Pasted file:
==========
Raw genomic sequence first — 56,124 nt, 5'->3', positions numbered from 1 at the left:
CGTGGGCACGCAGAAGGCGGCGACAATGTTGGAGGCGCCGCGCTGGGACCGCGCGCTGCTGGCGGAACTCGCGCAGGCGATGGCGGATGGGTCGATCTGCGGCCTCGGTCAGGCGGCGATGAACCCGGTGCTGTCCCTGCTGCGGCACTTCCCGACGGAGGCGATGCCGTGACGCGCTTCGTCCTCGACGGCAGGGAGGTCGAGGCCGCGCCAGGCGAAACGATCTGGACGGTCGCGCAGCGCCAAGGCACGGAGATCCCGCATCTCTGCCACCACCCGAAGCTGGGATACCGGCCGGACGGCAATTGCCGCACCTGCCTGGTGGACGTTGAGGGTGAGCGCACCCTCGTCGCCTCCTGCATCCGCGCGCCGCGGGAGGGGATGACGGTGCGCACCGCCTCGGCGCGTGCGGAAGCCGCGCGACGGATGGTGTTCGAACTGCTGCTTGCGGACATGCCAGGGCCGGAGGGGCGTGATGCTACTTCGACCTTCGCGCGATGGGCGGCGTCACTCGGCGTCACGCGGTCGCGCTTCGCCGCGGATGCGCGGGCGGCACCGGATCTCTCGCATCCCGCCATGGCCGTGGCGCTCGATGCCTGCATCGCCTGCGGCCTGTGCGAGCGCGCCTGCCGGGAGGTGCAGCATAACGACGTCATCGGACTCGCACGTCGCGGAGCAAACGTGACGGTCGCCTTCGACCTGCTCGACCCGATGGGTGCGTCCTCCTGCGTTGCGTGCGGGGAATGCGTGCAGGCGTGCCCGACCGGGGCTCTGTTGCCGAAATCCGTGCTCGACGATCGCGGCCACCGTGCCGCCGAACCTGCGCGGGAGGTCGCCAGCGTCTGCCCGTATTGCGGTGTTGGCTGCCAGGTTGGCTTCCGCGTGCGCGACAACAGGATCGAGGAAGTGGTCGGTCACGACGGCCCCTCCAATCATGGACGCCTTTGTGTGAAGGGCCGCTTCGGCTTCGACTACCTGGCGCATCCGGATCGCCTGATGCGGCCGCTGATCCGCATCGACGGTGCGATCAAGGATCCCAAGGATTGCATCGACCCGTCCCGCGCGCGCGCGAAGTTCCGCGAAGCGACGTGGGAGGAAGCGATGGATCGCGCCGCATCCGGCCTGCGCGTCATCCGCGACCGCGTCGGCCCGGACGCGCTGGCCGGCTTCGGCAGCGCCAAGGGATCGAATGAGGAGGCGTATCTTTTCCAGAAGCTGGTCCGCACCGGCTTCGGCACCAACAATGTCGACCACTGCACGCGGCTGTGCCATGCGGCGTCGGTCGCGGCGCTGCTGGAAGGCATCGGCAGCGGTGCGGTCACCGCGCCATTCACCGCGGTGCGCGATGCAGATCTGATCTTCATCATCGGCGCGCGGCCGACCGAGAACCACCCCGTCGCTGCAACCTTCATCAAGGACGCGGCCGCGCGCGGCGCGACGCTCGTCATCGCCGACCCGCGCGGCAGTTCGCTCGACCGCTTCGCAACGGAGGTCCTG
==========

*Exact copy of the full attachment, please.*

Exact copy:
Raw genomic sequence first — 56,124 nt, 5'->3', positions numbered from 1 at the left:
CGTGGGCACGCAGAAGGCGGCGACAATGTTGGAGGCGCCGCGCTGGGACCGCGCGCTGCTGGCGGAACTCGCGCAGGCGATGGCGGATGGGTCGATCTGCGGCCTCGGTCAGGCGGCGATGAACCCGGTGCTGTCCCTGCTGCGGCACTTCCCGACGGAGGCGATGCCGTGACGCGCTTCGTCCTCGACGGCAGGGAGGTCGAGGCCGCGCCAGGCGAAACGATCTGGACGGTCGCGCAGCGCCAAGGCACGGAGATCCCGCATCTCTGCCACCACCCGAAGCTGGGATACCGGCCGGACGGCAATTGCCGCACCTGCCTGGTGGACGTTGAGGGTGAGCGCACCCTCGTCGCCTCCTGCATCCGCGCGCCGCGGGAGGGGATGACGGTGCGCACCGCCTCGGCGCGTGCGGAAGCCGCGCGACGGATGGTGTTCGAACTGCTGCTTGCGGACATGCCAGGGCCGGAGGGGCGTGATGCTACTTCGACCTTCGCGCGATGGGCGGCGTCACTCGGCGTCACGCGGTCGCGCTTCGCCGCGGATGCGCGGGCGGCACCGGATCTCTCGCATCCCGCCATGGCCGTGGCGCTCGATGCCTGCATCGCCTGCGGCCTGTGCGAGCGCGCCTGCCGGGAGGTGCAGCATAACGACGTCATCGGACTCGCACGTCGCGGAGCAAACGTGACGGTCGCCTTCGACCTGCTCGACCCGATGGGTGCGTCCTCCTGCGTTGCGTGCGGGGAATGCGTGCAGGCGTGCCCGACCGGGGCTCTGTTGCCGAAATCCGTGCTCGACGATCGCGGCCACCGTGCCGCCGAACCTGCGCGGGAGGTCGCCAGCGTCTGCCCGTATTGCGGTGTTGGCTGCCAGGTTGGCTTCCGCGTGCGCGACAACAGGATCGAGGAAGTGGTCGGTCACGACGGCCCCTCCAATCATGGACGCCTTTGTGTGAAGGGCCGCTTCGGCTTCGACTACCTGGCGCATCCGGATCGCCTGATGCGGCCGCTGATCCGCATCGACGGTGCGATCAAGGATCCCAAGGATTGCATCGACCCGTCCCGCGCGCGCGCGAAGTTCCGCGAAGCGACGTGGGAGGAAGCGATGGATCGCGCCGCATCCGGCCTGCGCGTCATCCGCGACCGCGTCGGCCCGGACGCGCTGGCCGGCTTCGGCAGCGCCAAGGGATCGAATGAGGAGGCGTATCTTTTCCAGAAGCTGGTCCGCACCGGCTTCGGCACCAACAATGTCGACCACTGCACGCGGCTGTGCCATGCGGCGTCGGTCGCGGCGCTGCTGGAAGGCATCGGCAGCGGTGCGGTCACCGCGCCATTCACCGCGGTGCGCGATGCAGATCTGATCTTCATCATCGGCGCGCGGCCGACCGAGAACCACCCCGTCGCTGCAACCTTCATCAAGGACGCGGCCGCGCGCGGCGCGACGCTCGTCATCGCCGACCCGCGCGGCAGTTCGCTCGACCGCTTCGCAACGGAGGTCCTG